“You should have been,” the woman answered. She wasn’t the type of woman a man like him would marry.

“Why didn’t you text?” he said, sipping his coke through a straw.

“I was in hospital.” He winced as she sucked back a quarter of her pint of beer in one swallow. “They take all your stuff and lock it up so no one can walk off with it.”

There was a long, awkward silence. I was cleaning glasses.

"How did you get there?” he asked.

“My landlady was looking for the rent,” the woman said. “She found me in the kitchen. I guess she saved my life.”

“I should have dropped by,” the man said. “What day was that?”

The woman shrugged. “My chart said I was admitted on the Wednesday.”

It was Friday now. “You bled for three days?”

“Presumably.” The woman finished her beer and looked at me.

She was too light to be able to handle much. “Driving?” I said.

“Hell no,” she said as if I was crazy to even ask. “You wouldn’t believe the questions I had to answer. They asked if I had done it to myself.”

“I’m sorry,” the man said.

I put another beer down in front of the woman, and she took a sip as the man’s eyes searched her face – eyes, lips, beer, ringless paint-stained hands. “But it’s gone,” he said.

“Yeah, it’s gone.”

He seemed relieved. “It won’t happen again.”

“No, it won’t,” the woman said. “It was ectopic. They snipped some things, cleaning up, for my own good. It won’t happen again.”

He put an envelope in front of her, but she set her beer on it, leaving a wet condensation ring. “I can’t finish that,” she said. She took off a cross on a chain and set it on the bar. She turned away, and left.

The man left a $20 from the envelope on the bar. Everything else, he stuck in his jacket pocket as he followed her out.

Wednesday, January 04, 2012

In process -- December 2011

First Draft
Started month with 43,000 words, near the beginning of Chapter 17, having written portions of my second outline. Now I’m past 54,000 nearing the end of Chapter 20. I should be more than half done! We’ll see about that, in about six months. . .

Toothbrushing Club.
(Middle Years novel). Last time I posted, a week into December, I had gone through the first half, with the goal to have draft 3 by Christmas break. In this, I was successful. There was a lot less moving scenes around, and a lot more writing entire scenes, towards the end. I knew the ending was awful, and had written a note after reading the whole thing to basically delete the last five pages, and I wrote something else entirely. The whole thing is printed out and ready to read again, but I think I should give it a week or two.

This is the first time I’ve ever really properly done a “middle” draft of anything this long from start to finish. The document is 53,000 words long which seems sort of shocking, like I might have added 10,000 words or so, because I thought the previous draft was in the low 40’s.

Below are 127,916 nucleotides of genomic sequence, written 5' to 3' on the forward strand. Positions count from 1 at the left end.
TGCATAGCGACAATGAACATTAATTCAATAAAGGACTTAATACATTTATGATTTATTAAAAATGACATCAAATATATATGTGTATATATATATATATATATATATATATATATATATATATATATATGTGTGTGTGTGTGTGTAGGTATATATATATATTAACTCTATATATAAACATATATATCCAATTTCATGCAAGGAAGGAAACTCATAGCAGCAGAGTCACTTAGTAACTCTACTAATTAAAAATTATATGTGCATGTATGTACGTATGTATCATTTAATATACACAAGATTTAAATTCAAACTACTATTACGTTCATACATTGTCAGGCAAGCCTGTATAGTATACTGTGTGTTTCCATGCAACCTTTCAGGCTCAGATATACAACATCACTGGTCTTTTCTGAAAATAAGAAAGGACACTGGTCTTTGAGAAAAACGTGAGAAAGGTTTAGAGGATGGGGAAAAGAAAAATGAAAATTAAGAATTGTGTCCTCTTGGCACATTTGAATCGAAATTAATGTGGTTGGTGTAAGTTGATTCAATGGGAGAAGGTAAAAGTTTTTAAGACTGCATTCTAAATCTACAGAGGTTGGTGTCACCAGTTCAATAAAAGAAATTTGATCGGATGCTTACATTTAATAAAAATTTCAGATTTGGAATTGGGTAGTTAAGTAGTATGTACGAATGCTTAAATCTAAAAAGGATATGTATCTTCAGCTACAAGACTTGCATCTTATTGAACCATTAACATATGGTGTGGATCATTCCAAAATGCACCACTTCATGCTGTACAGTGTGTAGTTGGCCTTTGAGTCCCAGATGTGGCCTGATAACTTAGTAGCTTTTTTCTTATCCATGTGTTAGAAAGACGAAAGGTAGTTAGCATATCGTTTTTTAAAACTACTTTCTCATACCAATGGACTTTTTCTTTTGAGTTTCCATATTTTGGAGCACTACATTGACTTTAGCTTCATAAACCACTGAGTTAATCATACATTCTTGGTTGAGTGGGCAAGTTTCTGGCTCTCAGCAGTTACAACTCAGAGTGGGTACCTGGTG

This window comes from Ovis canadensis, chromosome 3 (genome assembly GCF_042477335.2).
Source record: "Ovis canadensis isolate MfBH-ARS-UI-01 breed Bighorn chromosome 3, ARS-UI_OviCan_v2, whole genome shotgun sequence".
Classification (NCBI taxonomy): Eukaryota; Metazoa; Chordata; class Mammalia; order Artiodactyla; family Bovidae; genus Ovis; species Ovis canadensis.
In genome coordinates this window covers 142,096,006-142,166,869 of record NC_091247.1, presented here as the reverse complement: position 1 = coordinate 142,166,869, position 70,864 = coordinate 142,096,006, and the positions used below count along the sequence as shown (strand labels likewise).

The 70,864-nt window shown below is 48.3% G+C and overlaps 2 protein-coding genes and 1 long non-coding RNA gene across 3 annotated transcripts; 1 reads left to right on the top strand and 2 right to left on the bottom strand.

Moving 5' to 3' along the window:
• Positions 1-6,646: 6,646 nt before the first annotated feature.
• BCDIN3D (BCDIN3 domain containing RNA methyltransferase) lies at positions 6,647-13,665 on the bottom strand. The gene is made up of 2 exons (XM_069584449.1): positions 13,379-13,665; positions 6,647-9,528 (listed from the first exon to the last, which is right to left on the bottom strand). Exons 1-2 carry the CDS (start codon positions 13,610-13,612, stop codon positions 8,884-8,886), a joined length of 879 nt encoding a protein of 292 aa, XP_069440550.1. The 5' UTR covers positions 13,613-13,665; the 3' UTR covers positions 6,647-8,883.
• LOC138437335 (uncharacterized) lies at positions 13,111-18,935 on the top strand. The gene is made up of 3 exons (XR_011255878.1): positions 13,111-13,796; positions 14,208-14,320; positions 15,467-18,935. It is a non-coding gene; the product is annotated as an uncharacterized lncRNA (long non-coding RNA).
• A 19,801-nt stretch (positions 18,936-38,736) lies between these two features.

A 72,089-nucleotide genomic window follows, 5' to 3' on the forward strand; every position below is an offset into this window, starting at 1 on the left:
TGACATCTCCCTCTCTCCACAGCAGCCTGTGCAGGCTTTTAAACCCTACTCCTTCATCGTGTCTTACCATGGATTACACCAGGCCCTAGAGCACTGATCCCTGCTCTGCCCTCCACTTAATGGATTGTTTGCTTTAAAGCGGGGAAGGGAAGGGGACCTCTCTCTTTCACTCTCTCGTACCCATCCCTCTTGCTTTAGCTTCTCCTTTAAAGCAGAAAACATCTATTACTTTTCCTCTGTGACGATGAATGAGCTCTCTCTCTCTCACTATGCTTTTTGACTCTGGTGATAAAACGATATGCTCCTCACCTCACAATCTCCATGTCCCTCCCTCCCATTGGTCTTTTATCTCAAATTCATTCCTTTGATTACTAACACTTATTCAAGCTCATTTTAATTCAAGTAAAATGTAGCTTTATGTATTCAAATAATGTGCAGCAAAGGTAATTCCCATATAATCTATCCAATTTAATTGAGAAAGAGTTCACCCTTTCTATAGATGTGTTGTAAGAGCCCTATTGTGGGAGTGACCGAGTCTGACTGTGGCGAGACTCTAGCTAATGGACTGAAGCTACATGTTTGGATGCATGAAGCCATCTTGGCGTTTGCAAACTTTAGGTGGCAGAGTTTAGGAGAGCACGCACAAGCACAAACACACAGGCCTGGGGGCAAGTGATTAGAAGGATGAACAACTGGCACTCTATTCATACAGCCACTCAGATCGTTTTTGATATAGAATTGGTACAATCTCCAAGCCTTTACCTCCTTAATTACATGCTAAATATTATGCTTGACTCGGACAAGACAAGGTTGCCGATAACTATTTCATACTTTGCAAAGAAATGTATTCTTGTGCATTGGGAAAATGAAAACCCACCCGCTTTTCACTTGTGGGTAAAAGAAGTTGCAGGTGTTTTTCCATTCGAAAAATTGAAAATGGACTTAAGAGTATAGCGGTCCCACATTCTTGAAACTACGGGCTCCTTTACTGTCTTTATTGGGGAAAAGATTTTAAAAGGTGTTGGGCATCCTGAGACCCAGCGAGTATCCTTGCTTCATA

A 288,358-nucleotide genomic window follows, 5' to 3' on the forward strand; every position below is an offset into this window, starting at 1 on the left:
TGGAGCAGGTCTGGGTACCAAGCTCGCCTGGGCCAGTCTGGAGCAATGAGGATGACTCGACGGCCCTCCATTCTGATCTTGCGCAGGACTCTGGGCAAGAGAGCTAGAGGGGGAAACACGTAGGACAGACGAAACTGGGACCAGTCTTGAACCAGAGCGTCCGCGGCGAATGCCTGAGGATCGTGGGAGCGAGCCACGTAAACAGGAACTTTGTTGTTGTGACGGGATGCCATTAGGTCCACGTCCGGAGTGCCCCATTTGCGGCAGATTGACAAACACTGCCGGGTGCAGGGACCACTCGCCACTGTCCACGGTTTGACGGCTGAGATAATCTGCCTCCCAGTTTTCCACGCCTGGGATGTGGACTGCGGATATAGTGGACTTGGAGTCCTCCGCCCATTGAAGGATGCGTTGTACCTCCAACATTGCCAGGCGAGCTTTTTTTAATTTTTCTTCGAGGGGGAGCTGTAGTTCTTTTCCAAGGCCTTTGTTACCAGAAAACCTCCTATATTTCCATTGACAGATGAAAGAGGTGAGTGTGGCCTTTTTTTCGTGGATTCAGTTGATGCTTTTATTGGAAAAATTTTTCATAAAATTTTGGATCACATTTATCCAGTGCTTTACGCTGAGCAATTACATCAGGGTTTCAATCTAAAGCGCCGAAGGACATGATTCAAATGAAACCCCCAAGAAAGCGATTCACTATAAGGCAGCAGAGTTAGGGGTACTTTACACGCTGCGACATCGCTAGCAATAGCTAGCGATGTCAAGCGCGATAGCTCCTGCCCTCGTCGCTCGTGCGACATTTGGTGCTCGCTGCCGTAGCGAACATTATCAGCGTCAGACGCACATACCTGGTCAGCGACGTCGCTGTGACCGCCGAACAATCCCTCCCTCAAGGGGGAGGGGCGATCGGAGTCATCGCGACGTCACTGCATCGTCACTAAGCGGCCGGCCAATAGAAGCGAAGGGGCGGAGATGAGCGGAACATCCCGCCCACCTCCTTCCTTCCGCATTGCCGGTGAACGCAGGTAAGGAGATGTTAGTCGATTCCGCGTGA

“Dowsing”. (short story, 5K). This got 5 crits on OWW, so when I went on Christmas vacation, I printed them off and took a draft with me to show what I do, if anyone of my relatives was interested. I didn’t look at it the whole time.

Not Cold Enough. Carried this around all Christmas holiday, too, but didn’t look at it.

Fair Isle Argyle socks.
First one done, second started.
Border socks. Gift. Three pairs done.
Commuter gloves. Gift. Done.
I so badly want to start a sweater, it’s killing me!

Tuesday, January 03, 2012

What I read: December 2011

OWW: 4

“The Courts of Chaos” by RZ. You know, Corwin is one of the most awesomest characters ever. He’s like basically a god, and yet he doesn’t win all the time (wrestling with his brother, sword fighting with his other brother), doesn’t get what he wants, doesn’t ultimately save the world all by himself. . . Roger Zelazny is awesome.

“Fool Moon” by Jim Butcher. Library book, #2 of the Dresden Files. I found it easier in this one easier to keep track of the characters than the first volume.

“Mother Tongue” by Bill Bryson. The information was really interesting, and that kept me reading, but I found this book obnoxious. If it was a little dated in sections, that can be forgiven because it was written in 1990. However, if you’re going to take a tone that says “wow, everyone else is so stupid!” which is how the ‘humor’ seemed sometimes, your research and editing really has to be absolutely impeccable. Torontoans? Who calls us that?

“Motel of the Mysteries” by David MacAulay. This was a silly quick read about a future excavation of a cheap hotel, where the future people get a lot of things completely wrong. They were British dilettantes who wore the toilet seat as a necklace/headdress and thought the plunger was a musical instrument but weren’t sure how it should be played. It reminded me a lot of a program book I had about King Tut’s tomb, and has aged very well (it was published in 1979).

“The Island of Lost Maps” by Miles Harvey. I’d never heard of the crime or the criminal, but this guy had walked into a bunch of libraries (many connected to universities) and stolen maps out of books quite brazenly. This book is a true crime investigation thing about that. To me, the book was more about the process of research and long-form journalism. The author was very evident in the story, as was the history of maps.